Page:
Amid the bustle of Hollywood Boulevard stand two monuments to the silver screen. One, the TCL Chinese Theatre, oozes with history— imported Chinese stone lions, a 90-foot-tall copper roof, and concrete blocks that bear the handprints of Hollywood luminaries from years gone by each memorialize the celebrated role the building has played in Hollywood for more than eight decades.
Next door, Chinese 6 Theatres is a tribute to the cutting-edge. Six theaters, some with 3D capability, immerse viewers in ultra-realistic picture and sound better than sitting inside Steven Spielberg's android brain. Beyond the plush theater seating, a bar slings cocktails for in-movie sipping and a restaurant serves a full menu for cravings after the show. The service schedule varies for the bar and the restaurant but both will be open during Summer 2013. Whether they opt for the historic cinema or the ultramodern theater, visitors can catch a full slate of acclaimed new releases on their chosen big screen.
The storied history of TCL Chinese Theatre rivals those of the more than 200 celebrities whose handprints, footprints, and autographs are cemented into the theater's forecourt. Erected in 1927 and declared a historical and cultural landmark in 1968, the iconic theater stages movie screenings, premieres, events, and red-carpet ceremonies. Today, moviegoers walking through the theater's main courtyard can revel in the same opulence of those 1920s screen idols, craning their necks upward to take in the looming pagoda that frames the entrance. Inside, the theater's original 1927 screen towers high above the plush red-velvet seats, surrounded by wooden panels that rise to a ceiling with flowing Chinese-style drawings. This classic Hollywood setting is one of the reasons why the theater, in an echo of its origins, hosts celebrity-studded premieres, such as the 2012 opening for Life of Pi and the 2013 opening for Beautiful Creatures.
DanceGardenLA was created by Zahra Zuhair and Jenna, who have been bellydancing since childhood and have travelled the world accumulating impressive professional credits. Zuhair has trained in traditional folk and Eastern styles?including Lebanese, Turkish, Moroccan, and Tunisian?but her specialty is Egyptian bellydance, which she has studied with some of the top teachers in Cairo. She has also been featured on the cover of Zaghareet! magazine and has written, directed, and choreographed productions as the artistic director of the Ghazella Dance Company and Po Na Na Dance Theatre. Jenna acted as a goddess bellydance instructor on an episode of Sex and the City, and made appearances on The Tyra Banks Show and the Food Network program Aarti Party. She has also starred in several bestselling belly dance-instruction DVDs.
Thanks to their more than 50 years of combined teaching experience and a talented team of award-winning instructors, the studio was named the Best Place to Learn the Art of Bellydancing in 2012 by LA Weekly. The site recommended instructor Princess Farhana's "witty repartee (and Hollywood rock-scene anecdotes)," and described the predominantly female atmosphere as "always encouraging, never intimidating." The crew teaches classes including classic and tribal-style bellydance, Bollywood, and cutting-edge dance fitness such as Bellyquake and E5.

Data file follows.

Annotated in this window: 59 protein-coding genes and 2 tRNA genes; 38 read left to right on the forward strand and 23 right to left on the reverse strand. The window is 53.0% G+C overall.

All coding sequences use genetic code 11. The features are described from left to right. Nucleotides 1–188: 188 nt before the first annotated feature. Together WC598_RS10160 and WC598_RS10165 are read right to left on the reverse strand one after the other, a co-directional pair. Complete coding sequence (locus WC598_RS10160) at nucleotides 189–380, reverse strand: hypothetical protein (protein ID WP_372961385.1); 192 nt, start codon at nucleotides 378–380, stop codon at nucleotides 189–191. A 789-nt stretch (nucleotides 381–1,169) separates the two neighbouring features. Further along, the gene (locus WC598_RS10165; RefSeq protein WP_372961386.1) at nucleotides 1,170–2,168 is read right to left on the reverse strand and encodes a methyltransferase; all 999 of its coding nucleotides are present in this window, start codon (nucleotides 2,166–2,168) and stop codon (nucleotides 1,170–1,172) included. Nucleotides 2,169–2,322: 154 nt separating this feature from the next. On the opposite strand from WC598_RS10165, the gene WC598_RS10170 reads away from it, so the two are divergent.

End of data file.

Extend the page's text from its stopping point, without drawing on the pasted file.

Petroleum mogul Dr. Armand Hammer clung to life just long enough to see The Hammer Museum make its debut in 1990, passing away three weeks later. Without the founder’s support, construction screeched to a halt and spaces sat in varying states of completion. But not for long. The powers that be at UCLA saw Hammer’s vision, and took control of the abandoned museum in 1994. They restored it to its former glory by importing the university’s own collections and staff. Today, The Hammer’s unique compendium of works still hints at the unlikely collaboration that bore the museum all those years ago. Its stockpile of masterpieces explores the modern-day in a contemporary collection of mostly drawings and photographs. Richard Hawkins’ disembodied zombie george green might best embody current artistic trends; his expressionless eyes stare from a yellow backdrop, the handiwork of an undead inkjet printer. Meanwhile, the Armand Hammer Collection, left behind by the museum’s namesake, balances george and other outlandish works with 19th-century art by Degas, Cézanne, and van Gogh. It’s virtually impossible to predict whether rotating exhibits will land in classic or contemporary camps. They range from performance art installations—Floor of the Forest depicts two dancers moving through hanging jumbles of used clothing and ropes—to sculptures, paintings, and drawings. To cultivate better artistic understanding, the Hammer Museum hosts events including lunchtime art talks, tours, and screenings.